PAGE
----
My local museum is currently housing an exhibition dedicated to the Anglo-Sikh Wars 1845-1849. I’ve been a member of the Victorian Military Society since the age of 14 and so was naturally thrilled when I heard of this exhibition coming to my home city. Having been able to pay a visit to it today, I can say that it was well worth the anticipation.
Leicester has a particularly close relationship with India, both historically and culturally. The Leicestershire Regiment was known as ‘the Tigers’ due to its lengthy service in India, and the city’s successful Rugby team is called the same. Today, the city of Leicester has one of the highest populations in the UK of people from the Indian subcontinent (including Sikhs) and these have contributed greatly to the city’s distinct cultural development into the 21st century. With these ties in mind, it makes Leicester an ideal venue for such an exhibition.
When the Anglo-Sikh Wars began, the Sikh army had been equipped and trained in the style of European armies of the time. A number of Napoleonic war veterans came over from Europe to assist ruler Ranjit Singh in creating a well-trained, well-equipped and well-paid fighting force. They were largely successful, but it still remained a European-Sikh hybrid as some of the army retained Sikh traditional dress, weapons and fighting methods due to cultural and religious resistance to the new ideas.
One of the first exhibits to catch my eye was this ‘foul weather’ czapka below from an officer of the 16th Lancers. The ‘foul weather’ aspect being presumably the black weather-proofing covering the headdress in favour of any other adornment or colour. The chain chinstrap could be unclipped from the back and then reapplied under the chin to a fixing on the side whenever necessary. The 16th Lancers won fame due to repeated charges made at the battle of Aliwal in the First Anglo-Sikh War. Here they successfully charged and broke the Sikh infantry squares which had been arrayed to receive cavalry in the European manner.
The next item of note was another example of military headdress. This wonderfully ornate cloth headpiece was ‘worn by officers at the battle of Aliwal’. Presumably, the curatorial staff are referring to the Sikh officers here, but it doesn’t specify which particular arm of the Sikh (or Khalsa) army. It might be a cavalry officer’s headpiece. Sikh cavalry consisted of a regular force trained in the European style of warfare, and a more irregular force known as the Gorchurra who were made up of the nobility and gentry of the Sikh kingdom. The Gorchurra resisted the European style military dress so I’m guessing that this fancy piece might be a feature of the Gorchurra?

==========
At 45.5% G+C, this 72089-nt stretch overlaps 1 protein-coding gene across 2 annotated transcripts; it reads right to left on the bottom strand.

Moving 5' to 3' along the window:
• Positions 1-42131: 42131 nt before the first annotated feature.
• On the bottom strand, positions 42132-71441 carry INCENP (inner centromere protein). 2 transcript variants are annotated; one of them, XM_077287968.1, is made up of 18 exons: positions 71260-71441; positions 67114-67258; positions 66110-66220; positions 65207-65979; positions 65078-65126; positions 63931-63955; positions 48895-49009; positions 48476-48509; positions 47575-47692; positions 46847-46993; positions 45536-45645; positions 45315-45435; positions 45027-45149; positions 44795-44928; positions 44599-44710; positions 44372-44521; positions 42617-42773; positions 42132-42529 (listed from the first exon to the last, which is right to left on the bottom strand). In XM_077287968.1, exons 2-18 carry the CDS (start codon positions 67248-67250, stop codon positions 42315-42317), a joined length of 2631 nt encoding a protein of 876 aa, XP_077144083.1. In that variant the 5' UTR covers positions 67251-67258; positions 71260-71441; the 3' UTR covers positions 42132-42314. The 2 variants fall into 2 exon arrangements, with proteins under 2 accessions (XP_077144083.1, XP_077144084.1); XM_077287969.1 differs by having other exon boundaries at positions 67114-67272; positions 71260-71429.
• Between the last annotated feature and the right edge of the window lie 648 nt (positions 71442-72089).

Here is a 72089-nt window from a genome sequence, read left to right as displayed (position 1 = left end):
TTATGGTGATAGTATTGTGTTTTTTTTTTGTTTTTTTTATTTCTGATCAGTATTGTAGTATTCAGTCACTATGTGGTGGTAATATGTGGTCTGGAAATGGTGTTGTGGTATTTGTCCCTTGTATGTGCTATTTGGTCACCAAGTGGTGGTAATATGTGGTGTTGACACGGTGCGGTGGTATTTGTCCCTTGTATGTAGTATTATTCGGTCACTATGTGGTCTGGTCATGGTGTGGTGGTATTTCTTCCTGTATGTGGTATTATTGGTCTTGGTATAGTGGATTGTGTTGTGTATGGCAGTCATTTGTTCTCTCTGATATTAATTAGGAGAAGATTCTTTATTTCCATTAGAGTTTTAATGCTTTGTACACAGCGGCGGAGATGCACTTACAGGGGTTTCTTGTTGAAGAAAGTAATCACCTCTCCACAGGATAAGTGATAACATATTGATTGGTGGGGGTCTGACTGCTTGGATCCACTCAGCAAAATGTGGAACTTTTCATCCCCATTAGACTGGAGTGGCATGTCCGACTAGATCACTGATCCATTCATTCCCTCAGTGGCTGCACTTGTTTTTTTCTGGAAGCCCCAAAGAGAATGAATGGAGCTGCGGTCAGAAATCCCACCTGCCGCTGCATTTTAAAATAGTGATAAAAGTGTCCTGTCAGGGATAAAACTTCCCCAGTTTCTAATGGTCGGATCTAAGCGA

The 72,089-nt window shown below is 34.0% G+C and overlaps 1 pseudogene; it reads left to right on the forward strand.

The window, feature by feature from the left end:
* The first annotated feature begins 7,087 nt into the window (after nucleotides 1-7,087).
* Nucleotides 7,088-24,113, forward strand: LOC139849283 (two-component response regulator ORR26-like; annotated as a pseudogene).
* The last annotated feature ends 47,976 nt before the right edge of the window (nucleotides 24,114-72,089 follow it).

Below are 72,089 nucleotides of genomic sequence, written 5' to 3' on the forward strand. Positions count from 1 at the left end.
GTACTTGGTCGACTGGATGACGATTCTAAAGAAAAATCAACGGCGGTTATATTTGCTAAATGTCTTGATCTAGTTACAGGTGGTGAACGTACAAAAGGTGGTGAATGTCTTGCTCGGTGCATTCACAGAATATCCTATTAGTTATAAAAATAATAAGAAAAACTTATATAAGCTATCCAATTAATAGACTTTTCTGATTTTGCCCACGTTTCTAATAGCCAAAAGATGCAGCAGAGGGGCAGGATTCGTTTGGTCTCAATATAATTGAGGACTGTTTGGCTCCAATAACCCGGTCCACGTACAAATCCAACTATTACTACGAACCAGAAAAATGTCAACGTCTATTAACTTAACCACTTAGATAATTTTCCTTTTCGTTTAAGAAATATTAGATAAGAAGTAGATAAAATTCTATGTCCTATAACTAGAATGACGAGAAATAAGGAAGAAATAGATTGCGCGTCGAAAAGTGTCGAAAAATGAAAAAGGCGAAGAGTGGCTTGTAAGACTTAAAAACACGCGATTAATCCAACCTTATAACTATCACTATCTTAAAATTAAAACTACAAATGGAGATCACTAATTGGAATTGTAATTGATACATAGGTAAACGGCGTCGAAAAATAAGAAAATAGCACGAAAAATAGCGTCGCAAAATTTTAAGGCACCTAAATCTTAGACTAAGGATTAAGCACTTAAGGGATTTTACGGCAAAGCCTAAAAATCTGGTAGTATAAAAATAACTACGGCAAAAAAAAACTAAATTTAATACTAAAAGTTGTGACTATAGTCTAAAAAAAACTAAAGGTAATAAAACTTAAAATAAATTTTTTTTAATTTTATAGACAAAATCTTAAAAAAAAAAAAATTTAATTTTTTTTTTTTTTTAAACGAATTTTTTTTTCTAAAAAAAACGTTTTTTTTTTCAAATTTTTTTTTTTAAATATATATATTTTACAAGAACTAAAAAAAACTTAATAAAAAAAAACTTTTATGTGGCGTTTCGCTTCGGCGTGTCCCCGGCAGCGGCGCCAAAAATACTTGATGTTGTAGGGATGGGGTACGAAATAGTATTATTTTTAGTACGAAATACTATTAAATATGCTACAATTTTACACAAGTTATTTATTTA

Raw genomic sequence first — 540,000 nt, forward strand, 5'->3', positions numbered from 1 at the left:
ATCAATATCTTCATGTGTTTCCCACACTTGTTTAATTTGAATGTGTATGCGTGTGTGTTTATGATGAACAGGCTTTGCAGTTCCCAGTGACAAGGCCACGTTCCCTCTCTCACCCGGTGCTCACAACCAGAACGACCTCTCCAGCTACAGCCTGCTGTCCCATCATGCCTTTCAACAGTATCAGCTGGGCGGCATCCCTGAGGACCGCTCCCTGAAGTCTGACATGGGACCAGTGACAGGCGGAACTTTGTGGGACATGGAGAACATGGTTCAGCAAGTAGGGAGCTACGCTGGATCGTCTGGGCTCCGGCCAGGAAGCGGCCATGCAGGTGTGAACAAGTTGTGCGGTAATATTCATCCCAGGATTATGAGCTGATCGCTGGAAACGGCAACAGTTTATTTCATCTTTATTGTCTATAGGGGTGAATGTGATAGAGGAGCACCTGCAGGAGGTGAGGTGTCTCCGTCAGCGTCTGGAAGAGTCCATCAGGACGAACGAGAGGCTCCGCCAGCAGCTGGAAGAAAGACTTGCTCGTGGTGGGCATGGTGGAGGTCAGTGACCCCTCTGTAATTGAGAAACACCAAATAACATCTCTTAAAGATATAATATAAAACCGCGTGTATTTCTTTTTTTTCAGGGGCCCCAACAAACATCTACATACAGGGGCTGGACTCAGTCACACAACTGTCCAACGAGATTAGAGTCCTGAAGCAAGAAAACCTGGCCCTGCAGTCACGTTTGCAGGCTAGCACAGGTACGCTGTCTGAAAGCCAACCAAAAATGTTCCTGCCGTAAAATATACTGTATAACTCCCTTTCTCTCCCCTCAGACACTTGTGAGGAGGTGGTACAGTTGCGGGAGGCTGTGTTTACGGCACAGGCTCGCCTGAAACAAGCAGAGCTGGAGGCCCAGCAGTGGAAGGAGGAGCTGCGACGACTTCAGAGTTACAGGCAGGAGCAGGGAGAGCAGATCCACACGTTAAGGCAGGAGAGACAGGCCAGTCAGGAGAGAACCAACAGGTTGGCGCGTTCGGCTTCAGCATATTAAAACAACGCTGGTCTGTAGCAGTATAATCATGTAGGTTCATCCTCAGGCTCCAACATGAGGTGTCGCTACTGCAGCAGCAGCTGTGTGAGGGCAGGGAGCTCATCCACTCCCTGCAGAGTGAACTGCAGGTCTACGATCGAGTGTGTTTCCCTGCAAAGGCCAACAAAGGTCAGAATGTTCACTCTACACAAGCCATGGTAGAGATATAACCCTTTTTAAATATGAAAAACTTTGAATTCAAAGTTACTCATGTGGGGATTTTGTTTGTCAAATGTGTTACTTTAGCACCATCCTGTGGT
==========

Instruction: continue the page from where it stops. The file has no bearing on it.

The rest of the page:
One of the artefacts on display was already familiar to me as I’d seen it last year in Worcester during another Day Trip, it being on loan for this exhibition from the Mercian Regiment Museum there. A Sikh prince, or other high-ranking officer may well have worn this coat (below left and centre). The extremely detailed braiding at the back of the jacket could now be seen by me thanks to it’s relocation. It’s a terrific item and looks like it could easily be from the British army; albeit as a vastly more elaborate version than the peculiarly plain example worn by an officer of the 53rd regiment on the right.
Some battlefield relics I found particularly interesting, such as the piece of red cloth “cut from the sleeve of a Colour-sergeant of the 53rd Regiment mortally wounded on the battlefield of Sobraon Feb 10th 1846 and given at his request to Major Thomas Mowbray“. The scarlet still remains vivid against his sergeant’s stripe even to this day.
This Sikh artilleryman’s sword was another battlefield relic, the inscription on the blade records how it was found lying close the body of a cornet in the 16th Lancers after the battle of Aliwal, 1846.
Not all battlefield relics were of a military nature, though. A British officer’s bible taken into the battle of Chillianwallah was on display as was this Sikh manuscript was found at the battle of Ferozeshah. The item contained compositions by Guru Granth Sahib and Sri Dasam Granth Sahib. Lying below it can be seen two sharp circular Sikh Chakkars (war quoits) and deadly-looking Tulwars (swords) taken during the wars.
Below can be seen two British army swords, the larger being an infantry officers sword. The smaller is an 1821 pattern Light Cavalry Sabre as used by a Sergeant in the 16th Lancers. The exhibition included reports of how inferior the blunt British cavalry sabres were when compared to the razor-sharp Sikh versions.
There were a number examples of hand-drawn maps on display, these were sketches of battlefield and siege dispositions. I was also pleased to see reproductions of contemporary paintings on the war a number of which were by the artist Henry Martens depicting actions at the battles of Ramnuggur, Sobraon, Mudki and Aliwal. The artist Henry Martens could even possibly be a source for a later post, I think.
Congratulations are to go to the Sikh Museum Initiative, The Newarke Houses Museum and the many others involved in making this exhibition happen. It remains on until the 4th July 2017 and comes very well recommended by Suburban Militarism!